While perusing the financial news of the day I couldn’t help but notice the different tone in these two articles about it.
First, the New York Times:
The oldest and most popular gauge of the stock market on Tuesday surged past the nominal high it last reached more than five years ago, before the financial crisis hit with full force.
In the past, such a recovery would have led to celebrations on Wall Street and spread optimism about the economy. But the gain by the Dow Jones industrial average — the stocks of 30 American corporate giants like Coca-Cola, ExxonMobil and Microsoft — was a more downbeat event.
Wall Street executives were not dismissing the rally out of hand, but after several years of turbulence they were not cracking open the Champagne either.
Second, the Los Angeles Times:
The Dow Jones industrial average has barreled to an all-time high, erasing $11 trillion of losses racked up when the financial crisis began five years ago.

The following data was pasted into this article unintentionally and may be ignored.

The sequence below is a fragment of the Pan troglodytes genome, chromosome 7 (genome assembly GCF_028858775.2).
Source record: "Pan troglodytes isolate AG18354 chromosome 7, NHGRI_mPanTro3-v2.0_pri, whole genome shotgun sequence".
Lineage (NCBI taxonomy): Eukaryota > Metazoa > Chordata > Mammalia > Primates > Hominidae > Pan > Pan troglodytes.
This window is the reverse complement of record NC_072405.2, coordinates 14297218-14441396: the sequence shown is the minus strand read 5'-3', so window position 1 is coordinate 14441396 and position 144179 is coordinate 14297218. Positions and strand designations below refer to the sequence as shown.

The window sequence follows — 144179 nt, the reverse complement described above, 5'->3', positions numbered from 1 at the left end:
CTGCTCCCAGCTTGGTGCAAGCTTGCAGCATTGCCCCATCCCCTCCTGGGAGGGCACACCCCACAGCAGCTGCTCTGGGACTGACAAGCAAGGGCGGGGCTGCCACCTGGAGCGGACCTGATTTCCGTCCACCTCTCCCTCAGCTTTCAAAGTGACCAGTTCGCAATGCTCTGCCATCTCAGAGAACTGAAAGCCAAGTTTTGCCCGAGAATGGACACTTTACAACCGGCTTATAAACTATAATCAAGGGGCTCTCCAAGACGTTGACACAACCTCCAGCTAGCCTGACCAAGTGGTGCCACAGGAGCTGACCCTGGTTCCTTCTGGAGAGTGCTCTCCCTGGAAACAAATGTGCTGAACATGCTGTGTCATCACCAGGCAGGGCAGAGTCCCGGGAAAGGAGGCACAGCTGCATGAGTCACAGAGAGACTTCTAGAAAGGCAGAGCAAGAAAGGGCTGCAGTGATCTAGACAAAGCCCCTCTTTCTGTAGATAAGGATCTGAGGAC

The stock market’s revival — with the Dow at a record 14,253.77 — has some respected minds on Wall Street suggesting the Dow will puncture 20,000 in just a few years. But, as investors may recall, the last few times the stock market seemed headed for records, disaster soon followed.
High-flying tech stocks led to highs in 2000 just before the bubble burst. The rally that ended in 2007 was followed by the worst economic downturn since the Great Depression.
So what’s different now?
Corporate America is raking in bigger profits, stock prices are relatively cheap, and the Federal Reserve’s easy-money policies have pushed interest rates to record lows.
Depending on which assessment you’re reading, it’s either “Wait! Wait! Wait!” or “Buy! Buy! Buy!”
Then again, the Los Angeles Times is operating with a skeleton crew and its piece may have been written by a drunk janitor.